Life is a lemon, and I want my money back...

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It was an eventful day yesterday.  Having spent three hours by the pool wrapped in beach towels, waiting for the fog to lift, the decision was made to head off to the fleshpots of Monte Carlo, home to the rich and famous.
We dressed up accordingly, frightened that whatever authorities might be in charge of entry might not let us in to Monaco.  This meant wearing a a pair of shoes which haven't really broken my feet in yet, but I threw them on, not expecting that I would have to walk several miles in them. The hotel owner had told us that the whole of Monaco was only 1 km square, so in my mind, walking wasn't going to be an issue.  How wrong I was....
We decided to go by train, and having arrived at the very glamorous train station (with its own perfume according to Miss R) we headed off to the marina to look at the penile compensations moored up in the marina.  One of them looked like you'd need sandwiches and a passport to get from bow to stern, while another (the second la…

Bus stop...

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Day two threatened some inclement weather towards the end of the day, so the decision was made to go the market in Ventimiglia. Apparently this is very famous, and market traders from France hop over the border in their Transit vans to sell their goods alongside the Italians.  
Luckily for us, the hotel owner offered a free bus shuttle service to and from the market, so at 9.45 sharp, we piled in with a German couple and an Italian couple (we are so cosmopolitan).  I was the last to get in, which meant that I had the dubious honour of sitting in the front of the bus.  As we hurtled down the hill, the hotel owner very proudly pointed out various landmarks suck as a field of artichokes and a lighthouse in the bay.  I would have rather he'd kept his eyes on the road to be honest, and we were all rather relieved to arrive at the market seven minutes later.  (The road is 2.5km.  You work it out).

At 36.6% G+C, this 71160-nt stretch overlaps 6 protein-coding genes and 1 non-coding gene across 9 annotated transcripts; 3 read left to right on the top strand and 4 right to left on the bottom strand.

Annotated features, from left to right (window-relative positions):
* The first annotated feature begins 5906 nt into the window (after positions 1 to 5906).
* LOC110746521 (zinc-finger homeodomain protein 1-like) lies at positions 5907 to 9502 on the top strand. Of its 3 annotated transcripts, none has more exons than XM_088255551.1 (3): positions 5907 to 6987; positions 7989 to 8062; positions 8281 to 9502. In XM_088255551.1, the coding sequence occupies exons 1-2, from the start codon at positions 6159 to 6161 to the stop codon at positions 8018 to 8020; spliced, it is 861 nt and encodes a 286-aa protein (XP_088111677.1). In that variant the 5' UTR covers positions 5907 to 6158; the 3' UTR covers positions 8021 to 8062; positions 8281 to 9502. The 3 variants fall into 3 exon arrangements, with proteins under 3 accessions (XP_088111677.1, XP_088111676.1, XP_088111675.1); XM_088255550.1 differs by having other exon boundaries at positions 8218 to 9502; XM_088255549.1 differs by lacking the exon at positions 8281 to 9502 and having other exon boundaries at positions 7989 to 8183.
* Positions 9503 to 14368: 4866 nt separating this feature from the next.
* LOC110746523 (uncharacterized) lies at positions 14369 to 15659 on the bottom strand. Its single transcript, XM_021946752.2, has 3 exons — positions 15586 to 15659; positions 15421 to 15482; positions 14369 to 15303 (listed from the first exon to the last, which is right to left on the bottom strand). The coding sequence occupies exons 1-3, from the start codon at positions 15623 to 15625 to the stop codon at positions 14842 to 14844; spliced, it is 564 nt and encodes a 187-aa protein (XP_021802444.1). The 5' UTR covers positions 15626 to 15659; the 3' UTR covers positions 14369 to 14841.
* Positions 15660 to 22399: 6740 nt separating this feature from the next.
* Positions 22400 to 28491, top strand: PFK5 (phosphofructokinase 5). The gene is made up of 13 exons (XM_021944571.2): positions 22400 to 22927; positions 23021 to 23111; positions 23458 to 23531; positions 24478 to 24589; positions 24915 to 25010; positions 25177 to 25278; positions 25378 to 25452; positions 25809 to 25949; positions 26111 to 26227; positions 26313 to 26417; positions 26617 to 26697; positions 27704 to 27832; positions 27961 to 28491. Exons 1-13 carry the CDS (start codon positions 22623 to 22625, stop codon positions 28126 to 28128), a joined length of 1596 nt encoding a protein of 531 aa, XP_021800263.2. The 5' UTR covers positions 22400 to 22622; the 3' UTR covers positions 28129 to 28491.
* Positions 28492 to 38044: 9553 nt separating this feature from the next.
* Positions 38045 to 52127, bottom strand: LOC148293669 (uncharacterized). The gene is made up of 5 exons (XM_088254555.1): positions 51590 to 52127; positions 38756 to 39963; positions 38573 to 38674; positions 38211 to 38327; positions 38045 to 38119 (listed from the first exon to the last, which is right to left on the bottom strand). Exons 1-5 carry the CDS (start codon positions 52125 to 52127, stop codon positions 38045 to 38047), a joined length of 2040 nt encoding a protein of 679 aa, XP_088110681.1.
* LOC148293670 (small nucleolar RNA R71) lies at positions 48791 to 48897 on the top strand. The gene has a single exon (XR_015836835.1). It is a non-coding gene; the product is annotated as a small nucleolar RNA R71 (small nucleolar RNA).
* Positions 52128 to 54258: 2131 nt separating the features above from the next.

'I pick you all up at 4.00pm', he said, gaily waving us off.
Well, it was as we feare…

Cold as ice...

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Now I am suitably refreshed after my day's travel, it's time to catch up with what's gone on.  The Mother, Miss R and myself are in Italy for a few days, ostensibly to relax and recharge our batteries, but I think we all know that where those two are concerned, the resting is highly unlikely.  Unless you count the short bursts of comatose sleep on the deckchairs in between the alcohol.  Does that count?
We got to the hotel on Wednesday night, having been driven up a road clinging to the side of a mountain by a rather dishy Italian.  Miss R, who always likes to ride up front as it were, was unusually quiet on the hairpin-bend laden track, and only exhaled as we pulled into the hotel.  Talk about a white knuckle ride...
It's a strange story about this hotel, as we all stayed here 47 years ago.  Talking to the owner, who is two generations down from the original owners, we realised that as he was the same age as us, that we had probably known him when we were small children…